Who says you need a $10 billion tech budget to compete with the big banks?
Since the summer of 2017, Regions Financial has been experimenting with a system dubbed ROSIE to help its bankers suggest the best new product or service for customers. Powered by artificial intelligence and big data, it is one of the high-tech tools the Birmingham, Ala., bank is counting on to compete against its deep-pocketed rivals.
“The value of ROSIE is the personalization of a unique offer that is relevant,” Chief Operating Officer John Owen said. “It also equips our bankers to have a really good, robust conversation with a customer.”
Short for Regions Optimal Solutions Intelligence Engine, ROSIE pulls information from more than 350 data elements and suggests a new product or service best suited for a particular customer. For example, a branch banker talking with a customer might get a nudge to offer a credit card that the customer has already qualified for. Or if the customer has a card already, the banker might get a prompt to talk about a new feature that lets him or her lock the credit card from the bank’s website or mobile app.
ROSIE relies on big data, artificial intelligence, cloud and other technologies and was one of several recent tech investments that Owen highlighted at Regions’ investor day in late February.
Regional banks have faced investor pressure to rein in tech spending, particularly in an environment with sluggish commercial loan demand and rising deposit costs. Bankers, however, defend that spending as necessary to compete, particularly with deep-pocketed big banks. Regions may not have a $10 billion tech budget like JPMorgan Chase, but at the very least, it can be a fast follower.
Regions will also face stiffer competition in some of its key markets if BB&T and SunTrust complete their merger as planned. Executives of both those banks have said that scale – specifically, the scale needed to invest huge sums into technology – was one of the chief motivations for the deal.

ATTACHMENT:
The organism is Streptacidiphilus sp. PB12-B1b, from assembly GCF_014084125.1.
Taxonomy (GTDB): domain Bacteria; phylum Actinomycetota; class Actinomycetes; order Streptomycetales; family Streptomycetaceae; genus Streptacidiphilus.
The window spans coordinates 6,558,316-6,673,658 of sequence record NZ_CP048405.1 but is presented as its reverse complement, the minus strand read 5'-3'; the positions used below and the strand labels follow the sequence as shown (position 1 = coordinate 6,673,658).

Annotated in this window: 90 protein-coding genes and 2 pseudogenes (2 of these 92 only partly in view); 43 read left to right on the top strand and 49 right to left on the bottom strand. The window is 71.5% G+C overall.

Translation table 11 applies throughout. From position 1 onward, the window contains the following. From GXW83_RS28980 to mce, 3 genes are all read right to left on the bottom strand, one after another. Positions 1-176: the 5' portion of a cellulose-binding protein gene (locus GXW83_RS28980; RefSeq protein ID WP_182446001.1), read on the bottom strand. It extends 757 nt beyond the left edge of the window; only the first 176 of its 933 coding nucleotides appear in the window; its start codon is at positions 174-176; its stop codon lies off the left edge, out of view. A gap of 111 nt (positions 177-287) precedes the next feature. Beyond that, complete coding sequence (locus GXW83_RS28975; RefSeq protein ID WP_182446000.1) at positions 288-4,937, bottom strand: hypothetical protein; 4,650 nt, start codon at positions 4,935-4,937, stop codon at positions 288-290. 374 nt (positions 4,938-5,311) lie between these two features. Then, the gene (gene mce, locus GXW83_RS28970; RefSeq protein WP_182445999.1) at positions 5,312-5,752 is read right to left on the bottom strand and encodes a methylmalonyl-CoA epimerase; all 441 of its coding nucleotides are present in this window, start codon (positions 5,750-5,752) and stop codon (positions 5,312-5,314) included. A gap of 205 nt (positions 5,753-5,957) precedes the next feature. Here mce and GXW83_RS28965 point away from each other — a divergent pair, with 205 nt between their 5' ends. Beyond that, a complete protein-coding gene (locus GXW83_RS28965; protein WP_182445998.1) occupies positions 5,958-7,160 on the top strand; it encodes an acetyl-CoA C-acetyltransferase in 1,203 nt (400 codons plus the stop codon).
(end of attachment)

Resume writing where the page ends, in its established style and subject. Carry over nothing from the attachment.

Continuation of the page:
The $125.7 billion-asset Regions plans to spend $625 million, or 11% of its total revenue in 2018, on technology this year, Owen said. Of that, 42% is earmarked for new technologies, 48% for maintenance of existing infrastructure and 10% for cyber security and risk management.
To be certain, Regions is not alone in experimenting with AI and data analytics to broaden its customer relationships. Bank of America saw early success with its chatbot Erica, for example, and Morgan Stanley also uses an AI-powered system to aid its advisers.
If done well, that kind of feature can be an important differentiator for a financial institution, said Tiffani Montez, senior analyst at Aite Group.
“The difference really becomes around personalization,” she said. “How can you take what you know about a consumer — about how they spend money, where they spend money, what their financial goals are — and use all that information to deliver personalized experiences?”
But doing that well means showing the customer the right offer at the right time and place, and banks do not always accomplish that, she said.
Montez gave a recent personal example: She called her financial institution to report fraud on a card and when the call wound down, the contact center rep offered her an auto loan refinance.
“Wrong place. Wrong time. And I had a lease, so there was nothing to refinance. Wrong offer,” she said.
ROSIE’s results so far have been promising, Owen said.
Last year, ROSIE made 65 million recommendations. Bankers passed 38 million of those suggestions on to customers. Regions ultimately earned 7% more revenue from the customer group that used ROSIE than the control group that did not.
Currently, Regions is using ROSIE mostly in its branch network and call center and plans to increase its usage of ROSIE in its online and mobile banking channels, Owen said.
Regions has also made several other tech investments. One is an “AI virtual agent” called Reggie, which it uses in its contact center. It differs from ROSIE in that it directly serves customers. Regions estimated that Reggie can do the work of roughly 50 full-time employees and said that last year it handled 1.5 million customer calls involving routine matters.
The bank has also invested in its digital mortgage application process, which it says has reduced the number of questions it asks of customers and has sped up its decision-making time. Executives said those investments are critical to the growth of Regions’ mortgage business, which it views as a better cross-selling opportunity than, say, indirect auto loans.
Owen said he feels confident that Regions is investing the right amount of money it needs to stay competitive.
“From a technology-spend standpoint, if you were to pile up a lot of money on the table here and say, ‘You can spend more,’ I really can’t point to a lot of areas where I would say I need to spend more,” he said.